by: Clare O’Keefe
Thanksgiving is a time to spend with family and loved ones. Spending time with family while stuffing your face with food sounds like an ideal Thanksgiving and what most people probably did this year. But what if you did not have a family to spend Thanksgiving with or even food to cook and eat?
This year my family and I decided to do an alternative Thanksgiving. Instead of having 20 people over to our house, we decided instead to serve Thanksgiving dinner to those who need it most. My parents and I went to Safe Harbors of the Hudson, right here in Newburgh, to serve Thanksgiving dinner.
Safe Harbors of the Hudson houses a mixed group of adults. They include those who are living with mental health disabilities, physical disabilities, veterans, former homeless individuals, and low income working adults.
My parents and I headed to Safe Harbors around 8:30 a.m. to get started with our day. When we got there, we began to help set up the tables, organize silverware, drinks and set up dessert stations.
With some down time in between setting up and getting ready to serve Thanksgiving dinner, we began to talk to other people who were there. We met many different people; Some who volunteer every year and some who were also first time helpers. A good amount of people we met there were involved because they wanted to help and do something different for Thanksgiving. One couple was there because their kids were now adults that lived far away and could not be home for Thanksgiving this year.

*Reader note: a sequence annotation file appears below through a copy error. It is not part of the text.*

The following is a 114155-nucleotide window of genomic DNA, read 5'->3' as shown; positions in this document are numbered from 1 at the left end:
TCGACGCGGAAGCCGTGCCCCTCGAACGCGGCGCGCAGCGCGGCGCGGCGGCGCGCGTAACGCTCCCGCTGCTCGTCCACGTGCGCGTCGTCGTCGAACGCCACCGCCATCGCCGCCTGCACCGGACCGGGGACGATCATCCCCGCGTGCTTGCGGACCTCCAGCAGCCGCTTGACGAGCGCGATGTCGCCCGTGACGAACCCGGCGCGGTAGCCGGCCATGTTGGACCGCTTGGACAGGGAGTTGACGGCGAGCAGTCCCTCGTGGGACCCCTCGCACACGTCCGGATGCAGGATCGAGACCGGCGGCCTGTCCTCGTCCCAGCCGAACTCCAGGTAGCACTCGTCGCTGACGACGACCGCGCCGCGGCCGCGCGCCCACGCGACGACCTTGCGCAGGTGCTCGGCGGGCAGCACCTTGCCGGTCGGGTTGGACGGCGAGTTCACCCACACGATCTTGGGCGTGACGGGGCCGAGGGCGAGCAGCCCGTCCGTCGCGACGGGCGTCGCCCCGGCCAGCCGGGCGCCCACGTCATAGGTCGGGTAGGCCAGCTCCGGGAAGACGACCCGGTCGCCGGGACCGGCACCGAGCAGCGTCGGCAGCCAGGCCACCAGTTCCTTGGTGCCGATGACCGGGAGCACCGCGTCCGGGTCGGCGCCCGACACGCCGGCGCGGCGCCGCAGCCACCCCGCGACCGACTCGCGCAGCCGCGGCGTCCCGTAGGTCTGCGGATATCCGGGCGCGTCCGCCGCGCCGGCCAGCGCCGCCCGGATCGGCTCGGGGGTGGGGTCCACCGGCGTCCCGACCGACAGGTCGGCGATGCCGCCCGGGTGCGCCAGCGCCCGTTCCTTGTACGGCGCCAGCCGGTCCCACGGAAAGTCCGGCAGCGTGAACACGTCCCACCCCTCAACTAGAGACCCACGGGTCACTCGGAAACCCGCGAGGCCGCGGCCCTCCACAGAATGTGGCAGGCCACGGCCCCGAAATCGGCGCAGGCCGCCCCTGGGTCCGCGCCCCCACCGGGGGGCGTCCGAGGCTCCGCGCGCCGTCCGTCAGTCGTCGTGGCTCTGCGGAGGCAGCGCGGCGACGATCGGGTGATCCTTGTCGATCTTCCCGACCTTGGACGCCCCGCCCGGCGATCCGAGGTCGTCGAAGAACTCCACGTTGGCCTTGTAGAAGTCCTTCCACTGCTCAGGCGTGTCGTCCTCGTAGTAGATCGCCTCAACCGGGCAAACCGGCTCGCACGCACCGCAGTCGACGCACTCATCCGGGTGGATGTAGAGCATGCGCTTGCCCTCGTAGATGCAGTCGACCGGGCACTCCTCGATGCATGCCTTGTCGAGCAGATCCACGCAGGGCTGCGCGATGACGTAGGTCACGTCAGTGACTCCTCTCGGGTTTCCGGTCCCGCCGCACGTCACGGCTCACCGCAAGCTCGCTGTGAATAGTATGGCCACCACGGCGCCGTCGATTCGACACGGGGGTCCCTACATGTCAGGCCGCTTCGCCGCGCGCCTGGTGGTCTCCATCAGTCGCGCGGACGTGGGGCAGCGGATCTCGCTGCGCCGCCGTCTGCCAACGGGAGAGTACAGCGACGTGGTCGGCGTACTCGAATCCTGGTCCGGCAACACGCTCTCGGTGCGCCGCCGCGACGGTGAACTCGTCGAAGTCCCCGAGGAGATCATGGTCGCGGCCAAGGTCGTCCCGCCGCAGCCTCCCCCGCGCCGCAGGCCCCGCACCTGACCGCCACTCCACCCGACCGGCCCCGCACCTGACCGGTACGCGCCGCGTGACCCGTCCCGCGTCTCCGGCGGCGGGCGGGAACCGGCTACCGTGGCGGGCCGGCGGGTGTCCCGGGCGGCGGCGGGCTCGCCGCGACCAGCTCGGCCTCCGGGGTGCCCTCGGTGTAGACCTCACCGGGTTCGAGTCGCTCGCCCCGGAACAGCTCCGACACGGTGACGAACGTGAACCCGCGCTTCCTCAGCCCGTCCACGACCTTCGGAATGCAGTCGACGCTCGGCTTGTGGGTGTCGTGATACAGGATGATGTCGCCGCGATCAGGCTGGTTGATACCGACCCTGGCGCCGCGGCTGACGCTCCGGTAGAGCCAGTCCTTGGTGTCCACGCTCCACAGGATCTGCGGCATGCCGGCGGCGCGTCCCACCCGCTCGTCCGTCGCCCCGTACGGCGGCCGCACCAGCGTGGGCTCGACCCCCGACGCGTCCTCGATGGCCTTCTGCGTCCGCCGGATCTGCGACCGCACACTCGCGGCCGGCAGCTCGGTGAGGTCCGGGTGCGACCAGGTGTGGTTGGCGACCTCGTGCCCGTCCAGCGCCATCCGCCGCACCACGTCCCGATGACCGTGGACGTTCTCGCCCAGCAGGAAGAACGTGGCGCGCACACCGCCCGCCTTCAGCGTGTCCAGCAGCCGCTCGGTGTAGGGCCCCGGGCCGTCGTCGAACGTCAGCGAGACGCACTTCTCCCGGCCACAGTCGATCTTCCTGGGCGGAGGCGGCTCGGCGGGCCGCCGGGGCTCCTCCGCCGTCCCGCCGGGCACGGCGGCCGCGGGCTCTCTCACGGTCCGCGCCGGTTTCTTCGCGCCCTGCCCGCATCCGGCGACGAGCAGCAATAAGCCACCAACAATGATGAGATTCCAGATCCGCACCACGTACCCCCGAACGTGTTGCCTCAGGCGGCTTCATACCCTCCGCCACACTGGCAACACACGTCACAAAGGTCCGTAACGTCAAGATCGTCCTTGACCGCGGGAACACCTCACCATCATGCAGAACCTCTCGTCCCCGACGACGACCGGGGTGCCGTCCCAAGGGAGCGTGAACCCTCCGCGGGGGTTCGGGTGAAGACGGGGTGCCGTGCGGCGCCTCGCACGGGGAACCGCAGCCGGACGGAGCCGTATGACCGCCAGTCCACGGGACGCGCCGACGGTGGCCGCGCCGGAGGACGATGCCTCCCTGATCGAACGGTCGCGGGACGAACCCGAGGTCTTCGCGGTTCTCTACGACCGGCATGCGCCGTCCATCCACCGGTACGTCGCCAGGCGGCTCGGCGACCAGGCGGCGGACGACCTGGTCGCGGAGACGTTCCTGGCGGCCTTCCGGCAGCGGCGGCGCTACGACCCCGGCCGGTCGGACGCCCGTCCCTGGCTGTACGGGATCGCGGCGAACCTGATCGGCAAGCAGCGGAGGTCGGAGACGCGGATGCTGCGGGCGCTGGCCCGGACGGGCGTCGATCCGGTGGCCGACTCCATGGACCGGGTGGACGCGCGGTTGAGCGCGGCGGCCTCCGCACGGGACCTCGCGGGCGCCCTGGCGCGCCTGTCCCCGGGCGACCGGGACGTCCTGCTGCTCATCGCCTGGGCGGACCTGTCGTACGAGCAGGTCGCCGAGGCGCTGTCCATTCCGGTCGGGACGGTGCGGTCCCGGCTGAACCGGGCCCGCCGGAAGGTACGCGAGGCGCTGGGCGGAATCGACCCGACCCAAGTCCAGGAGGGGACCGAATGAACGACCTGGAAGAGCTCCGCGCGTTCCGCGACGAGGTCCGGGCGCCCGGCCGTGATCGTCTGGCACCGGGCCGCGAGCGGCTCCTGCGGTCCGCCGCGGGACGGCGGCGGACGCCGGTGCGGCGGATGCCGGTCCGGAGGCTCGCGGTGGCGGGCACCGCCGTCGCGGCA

When the residents came down to have their dinners, I was a little shocked. Several of them had some family members come and visit to eat with them, but there was a good amount of people who came down and ate alone. I went around and spoke to some of the residents and brought them their food and drinks and made some small talk.
I took a step back at one point and I felt very sad. How could people not have any family members or even friends to eat with on the holidays? Usually I find such a large gathering on Thanksgiving slightly overwhelming, even after a few hours. These people would probably love if anyone at all came to eat with them. I felt so upset for those people, because I could never imagine spending a holiday alone. It made me realize how important family can be, or even friends that you can consider family.
While serving food, the residents were all very gracious for our help. They kept thanking us over and over again and we could all tell that it meant a lot to them. It meant a lot to see how appreciative those were that we helped. Throughout the day there were about 30 volunteers that came in and out to help. To see other people give up their Thanksgiving dinner was very moving. Many of these people do it every year and do not think twice about it.
My Thanksgiving this year was not what I had envisioned it to be at all, but I would not change one thing. My experience this year at my alternative Thanksgiving reminded me how important family is to me. Just being with a few other people on a holiday can truly make all the difference. Thanksgiving may be the day of giving thanks, but we should be thankful everyday not only on Thanksgiving.